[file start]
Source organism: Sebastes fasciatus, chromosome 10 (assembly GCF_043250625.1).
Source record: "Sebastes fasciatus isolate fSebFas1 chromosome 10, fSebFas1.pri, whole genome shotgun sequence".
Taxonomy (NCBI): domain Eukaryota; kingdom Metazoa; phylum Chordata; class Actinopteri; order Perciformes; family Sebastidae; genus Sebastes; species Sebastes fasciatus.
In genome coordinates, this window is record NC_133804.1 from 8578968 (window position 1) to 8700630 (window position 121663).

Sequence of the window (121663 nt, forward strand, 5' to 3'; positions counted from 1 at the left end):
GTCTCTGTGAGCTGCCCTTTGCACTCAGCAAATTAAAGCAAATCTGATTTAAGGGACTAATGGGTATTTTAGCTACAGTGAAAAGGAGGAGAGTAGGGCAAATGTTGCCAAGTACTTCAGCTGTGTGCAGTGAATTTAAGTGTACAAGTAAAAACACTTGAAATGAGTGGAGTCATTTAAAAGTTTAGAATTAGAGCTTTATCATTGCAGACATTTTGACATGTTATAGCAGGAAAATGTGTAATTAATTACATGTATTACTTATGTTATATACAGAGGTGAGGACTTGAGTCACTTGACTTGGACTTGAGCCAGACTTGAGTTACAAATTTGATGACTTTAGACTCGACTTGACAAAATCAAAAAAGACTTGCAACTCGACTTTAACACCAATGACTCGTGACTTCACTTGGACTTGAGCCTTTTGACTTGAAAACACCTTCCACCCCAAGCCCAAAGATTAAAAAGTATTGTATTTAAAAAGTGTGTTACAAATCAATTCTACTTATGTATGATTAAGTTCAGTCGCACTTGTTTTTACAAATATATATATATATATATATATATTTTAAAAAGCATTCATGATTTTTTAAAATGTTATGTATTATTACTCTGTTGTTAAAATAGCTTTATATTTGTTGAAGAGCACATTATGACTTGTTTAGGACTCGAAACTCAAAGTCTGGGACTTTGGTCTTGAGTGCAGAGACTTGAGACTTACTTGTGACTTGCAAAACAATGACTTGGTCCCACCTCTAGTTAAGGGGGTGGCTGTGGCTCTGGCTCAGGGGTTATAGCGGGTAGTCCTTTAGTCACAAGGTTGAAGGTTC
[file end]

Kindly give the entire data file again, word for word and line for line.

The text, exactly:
Source organism: Sebastes fasciatus, chromosome 10 (assembly GCF_043250625.1).
Source record: "Sebastes fasciatus isolate fSebFas1 chromosome 10, fSebFas1.pri, whole genome shotgun sequence".
Taxonomy (NCBI): domain Eukaryota; kingdom Metazoa; phylum Chordata; class Actinopteri; order Perciformes; family Sebastidae; genus Sebastes; species Sebastes fasciatus.
In genome coordinates, this window is record NC_133804.1 from 8578968 (window position 1) to 8700630 (window position 121663).

Sequence of the window (121663 nt, forward strand, 5' to 3'; positions counted from 1 at the left end):
GTCTCTGTGAGCTGCCCTTTGCACTCAGCAAATTAAAGCAAATCTGATTTAAGGGACTAATGGGTATTTTAGCTACAGTGAAAAGGAGGAGAGTAGGGCAAATGTTGCCAAGTACTTCAGCTGTGTGCAGTGAATTTAAGTGTACAAGTAAAAACACTTGAAATGAGTGGAGTCATTTAAAAGTTTAGAATTAGAGCTTTATCATTGCAGACATTTTGACATGTTATAGCAGGAAAATGTGTAATTAATTACATGTATTACTTATGTTATATACAGAGGTGAGGACTTGAGTCACTTGACTTGGACTTGAGCCAGACTTGAGTTACAAATTTGATGACTTTAGACTCGACTTGACAAAATCAAAAAAGACTTGCAACTCGACTTTAACACCAATGACTCGTGACTTCACTTGGACTTGAGCCTTTTGACTTGAAAACACCTTCCACCCCAAGCCCAAAGATTAAAAAGTATTGTATTTAAAAAGTGTGTTACAAATCAATTCTACTTATGTATGATTAAGTTCAGTCGCACTTGTTTTTACAAATATATATATATATATATATATATTTTAAAAAGCATTCATGATTTTTTAAAATGTTATGTATTATTACTCTGTTGTTAAAATAGCTTTATATTTGTTGAAGAGCACATTATGACTTGTTTAGGACTCGAAACTCAAAGTCTGGGACTTTGGTCTTGAGTGCAGAGACTTGAGACTTACTTGTGACTTGCAAAACAATGACTTGGTCCCACCTCTAGTTAAGGGGGTGGCTGTGGCTCTGGCTCAGGGGTTATAGCGGGTAGTCCTTTAGTCACAAGGTTGAAGGTTC